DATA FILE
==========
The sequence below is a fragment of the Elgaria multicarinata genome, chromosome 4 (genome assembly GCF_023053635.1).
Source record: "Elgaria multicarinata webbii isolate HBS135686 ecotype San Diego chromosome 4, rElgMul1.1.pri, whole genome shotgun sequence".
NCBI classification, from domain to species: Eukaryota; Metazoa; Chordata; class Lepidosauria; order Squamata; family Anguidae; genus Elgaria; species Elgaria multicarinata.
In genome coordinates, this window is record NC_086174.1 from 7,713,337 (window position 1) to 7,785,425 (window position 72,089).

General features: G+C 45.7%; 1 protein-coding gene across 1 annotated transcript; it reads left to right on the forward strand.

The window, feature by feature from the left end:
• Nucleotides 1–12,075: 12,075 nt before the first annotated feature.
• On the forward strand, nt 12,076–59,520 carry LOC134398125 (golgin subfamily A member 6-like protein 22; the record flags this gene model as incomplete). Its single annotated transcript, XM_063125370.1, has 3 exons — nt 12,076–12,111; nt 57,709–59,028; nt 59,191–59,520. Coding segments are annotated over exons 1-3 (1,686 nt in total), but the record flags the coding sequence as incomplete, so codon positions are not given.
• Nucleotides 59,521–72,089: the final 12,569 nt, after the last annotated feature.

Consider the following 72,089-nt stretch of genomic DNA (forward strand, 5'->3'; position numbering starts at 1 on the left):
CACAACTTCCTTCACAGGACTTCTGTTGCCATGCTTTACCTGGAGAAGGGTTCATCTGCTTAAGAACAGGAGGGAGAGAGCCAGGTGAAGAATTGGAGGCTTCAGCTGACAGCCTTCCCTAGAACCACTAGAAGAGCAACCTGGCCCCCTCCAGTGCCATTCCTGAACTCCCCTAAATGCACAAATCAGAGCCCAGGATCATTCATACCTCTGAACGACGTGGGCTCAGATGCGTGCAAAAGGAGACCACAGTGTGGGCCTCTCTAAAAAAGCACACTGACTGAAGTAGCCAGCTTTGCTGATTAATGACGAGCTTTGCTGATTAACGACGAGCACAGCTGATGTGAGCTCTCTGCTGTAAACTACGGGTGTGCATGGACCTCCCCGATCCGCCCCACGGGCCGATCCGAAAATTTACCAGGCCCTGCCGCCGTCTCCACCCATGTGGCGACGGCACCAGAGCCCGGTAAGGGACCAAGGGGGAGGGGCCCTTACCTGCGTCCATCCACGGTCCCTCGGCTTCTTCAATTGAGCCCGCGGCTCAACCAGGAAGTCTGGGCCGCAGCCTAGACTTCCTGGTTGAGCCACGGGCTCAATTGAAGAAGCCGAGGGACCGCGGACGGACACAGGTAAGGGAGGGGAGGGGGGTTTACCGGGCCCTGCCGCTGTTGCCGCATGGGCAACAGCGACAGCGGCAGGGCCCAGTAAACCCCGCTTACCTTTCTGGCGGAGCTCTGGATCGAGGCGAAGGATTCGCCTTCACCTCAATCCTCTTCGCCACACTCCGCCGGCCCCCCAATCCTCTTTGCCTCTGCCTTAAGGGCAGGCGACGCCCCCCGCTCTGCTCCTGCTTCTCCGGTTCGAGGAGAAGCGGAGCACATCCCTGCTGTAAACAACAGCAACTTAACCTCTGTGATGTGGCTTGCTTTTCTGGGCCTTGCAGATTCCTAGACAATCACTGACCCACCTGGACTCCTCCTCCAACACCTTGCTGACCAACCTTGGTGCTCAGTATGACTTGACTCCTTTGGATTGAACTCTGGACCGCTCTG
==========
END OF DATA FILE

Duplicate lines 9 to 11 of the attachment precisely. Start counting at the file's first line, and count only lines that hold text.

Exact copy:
• Nucleotides 59,521–72,089: the final 12,569 nt, after the last annotated feature.

Consider the following 72,089-nt stretch of genomic DNA (forward strand, 5'->3'; position numbering starts at 1 on the left):
CACAACTTCCTTCACAGGACTTCTGTTGCCATGCTTTACCTGGAGAAGGGTTCATCTGCTTAAGAACAGGAGGGAGAGAGCCAGGTGAAGAATTGGAGGCTTCAGCTGACAGCCTTCCCTAGAACCACTAGAAGAGCAACCTGGCCCCCTCCAGTGCCATTCCTGAACTCCCCTAAATGCACAAATCAGAGCCCAGGATCATTCATACCTCTGAACGACGTGGGCTCAGATGCGTGCAAAAGGAGACCACAGTGTGGGCCTCTCTAAAAAAGCACACTGACTGAAGTAGCCAGCTTTGCTGATTAATGACGAGCTTTGCTGATTAACGACGAGCACAGCTGATGTGAGCTCTCTGCTGTAAACTACGGGTGTGCATGGACCTCCCCGATCCGCCCCACGGGCCGATCCGAAAATTTACCAGGCCCTGCCGCCGTCTCCACCCATGTGGCGACGGCACCAGAGCCCGGTAAGGGACCAAGGGGGAGGGGCCCTTACCTGCGTCCATCCACGGTCCCTCGGCTTCTTCAATTGAGCCCGCGGCTCAACCAGGAAGTCTGGGCCGCAGCCTAGACTTCCTGGTTGAGCCACGGGCTCAATTGAAGAAGCCGAGGGACCGCGGACGGACACAGGTAAGGGAGGGGAGGGGGGTTTACCGGGCCCTGCCGCTGTTGCCGCATGGGCAACAGCGACAGCGGCAGGGCCCAGTAAACCCCGCTTACCTTTCTGGCGGAGCTCTGGATCGAGGCGAAGGATTCGCCTTCACCTCAATCCTCTTCGCCACACTCCGCCGGCCCCCCAATCCTCTTTGCCTCTGCCTTAAGGGCAGGCGACGCCCCCCGCTCTGCTCCTGCTTCTCCGGTTCGAGGAGAAGCGGAGCACATCCCTGCTGTAAACAACAGCAACTTAACCTCTGTGATGTGGCTTGCTTTTCTGGGCCTTGCAGATTCCTAGACAATCACTGACCCACCTGGACTCCTCCTCCAACACCTTGCTGACCAACCTTGGTGCTCAGTATGACTTGACTCCTTTGGATTGAACTCTGGACCGCTCTG